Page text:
Stigma. Stigma creates so many barriers for those of us with mental illness. I know it has prevented me from sharing my illness with people, at least when I was first diagnosed. Although that quickly changed. I was in nursing school – and I ended up in the psych hospital —- the same semester we were doing psych clinicals. So, all my fellow students walked in there ready to work with the patients, and I was one of them. I couldn’t hide it anymore. I was so freaked out. I ran to the room and shut the door and refused to come out. It didn’t matter though, my name was up on the board and they had my chart. My whole history!
After that, there was no point in hiding it. I just decided to be open. Of course, I still was in denial at this point and was in and out of the hospital. I had dropped out of school for the semester after my first hospitalization, but still saw my fellow students throughout all my hospitalizations. I was open with them about what was going on with me. They never talked bad about me to my face and I think they were understanding.
Stigma really hurts though. There are two types of stigma:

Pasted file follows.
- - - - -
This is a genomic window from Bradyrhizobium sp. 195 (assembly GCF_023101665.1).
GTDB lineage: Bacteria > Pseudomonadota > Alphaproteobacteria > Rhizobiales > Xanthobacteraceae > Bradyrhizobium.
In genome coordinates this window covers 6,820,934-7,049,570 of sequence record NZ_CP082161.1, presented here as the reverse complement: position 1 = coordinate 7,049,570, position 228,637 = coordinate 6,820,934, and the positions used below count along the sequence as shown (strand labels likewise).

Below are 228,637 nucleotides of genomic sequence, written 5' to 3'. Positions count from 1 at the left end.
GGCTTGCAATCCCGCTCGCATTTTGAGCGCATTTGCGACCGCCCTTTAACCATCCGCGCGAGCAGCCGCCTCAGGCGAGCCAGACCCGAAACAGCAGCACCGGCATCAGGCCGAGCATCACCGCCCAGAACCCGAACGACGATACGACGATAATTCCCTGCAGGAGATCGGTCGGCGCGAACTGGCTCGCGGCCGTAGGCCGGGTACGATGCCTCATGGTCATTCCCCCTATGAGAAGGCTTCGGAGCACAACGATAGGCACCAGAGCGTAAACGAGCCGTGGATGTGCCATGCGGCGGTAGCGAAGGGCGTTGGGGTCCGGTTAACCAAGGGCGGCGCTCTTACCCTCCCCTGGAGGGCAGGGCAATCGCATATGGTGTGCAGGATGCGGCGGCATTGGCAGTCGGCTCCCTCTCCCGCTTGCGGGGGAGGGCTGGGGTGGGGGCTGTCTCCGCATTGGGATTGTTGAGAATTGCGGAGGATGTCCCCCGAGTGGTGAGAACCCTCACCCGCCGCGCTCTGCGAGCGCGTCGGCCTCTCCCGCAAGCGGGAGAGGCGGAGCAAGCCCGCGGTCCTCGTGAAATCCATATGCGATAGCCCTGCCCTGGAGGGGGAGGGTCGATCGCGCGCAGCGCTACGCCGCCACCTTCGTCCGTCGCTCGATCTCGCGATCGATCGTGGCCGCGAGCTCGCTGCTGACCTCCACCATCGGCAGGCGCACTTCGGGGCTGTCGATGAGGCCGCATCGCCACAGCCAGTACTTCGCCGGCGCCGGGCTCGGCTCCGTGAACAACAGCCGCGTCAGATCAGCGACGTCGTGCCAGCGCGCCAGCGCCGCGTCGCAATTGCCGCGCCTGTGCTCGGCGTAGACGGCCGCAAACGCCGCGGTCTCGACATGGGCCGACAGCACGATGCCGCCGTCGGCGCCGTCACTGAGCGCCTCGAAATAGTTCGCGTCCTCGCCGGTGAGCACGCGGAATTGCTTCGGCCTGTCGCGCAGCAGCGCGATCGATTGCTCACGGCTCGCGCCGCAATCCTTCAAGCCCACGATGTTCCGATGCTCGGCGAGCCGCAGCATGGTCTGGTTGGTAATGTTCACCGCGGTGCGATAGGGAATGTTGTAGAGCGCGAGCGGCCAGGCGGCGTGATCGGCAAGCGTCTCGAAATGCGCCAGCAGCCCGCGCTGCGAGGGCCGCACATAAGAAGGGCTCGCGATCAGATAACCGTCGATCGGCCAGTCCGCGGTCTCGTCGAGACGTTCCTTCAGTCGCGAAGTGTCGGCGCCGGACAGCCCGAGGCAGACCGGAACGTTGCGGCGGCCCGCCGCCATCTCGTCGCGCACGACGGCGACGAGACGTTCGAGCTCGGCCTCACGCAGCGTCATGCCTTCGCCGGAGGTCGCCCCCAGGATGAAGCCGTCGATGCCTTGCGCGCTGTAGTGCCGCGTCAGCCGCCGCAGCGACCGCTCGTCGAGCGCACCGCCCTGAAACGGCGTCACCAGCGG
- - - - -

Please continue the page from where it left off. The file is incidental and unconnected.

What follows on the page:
1. Social stigma – this is the attitudes, beliefs, and behaviors that other individuals direct towards those with mental illness
2. Self stigma – this is when the person with mental illness perceives the discrimination in their own way and internalizes it – leading to poor self esteem, guilt, shame, etc
Because of self stigma and social stigma, those with mental illness avoid treatment for fear of how they will be treated. They do not want to be diagnosed with something that might make them “different” from others. They do not want a diagnosis that will cause others to be scared of them. Many people often think that those with mental illness are “dangerous” when in reality, people with mental illness are more likely to be victims of violence (by someone else or to themselves, i.e. self harm or suicide) than to be violent towards someone else (shooting, murder, all those stories they show on the media, etc).
The only way to get rid of stigma is to continue to educate those around us about mental health and mental illness. People might not want to hear about it. We cannot push people to hear about it. But we can bring it up here and there. We can be honest about our struggles instead of hiding them. If someone asks how we are doing, we can tell them, we can be truthful. We can take off our masks and tell them we have bipolar or ptsd or anxiety or whatever we might have and explain we are having a rough day. We can write to our leaders in government to help expand funding to mental health resources. We can leave brochures at libraries or other public places about support groups. We can make a difference in helping defeat the “bad name” that these disorders have gotten.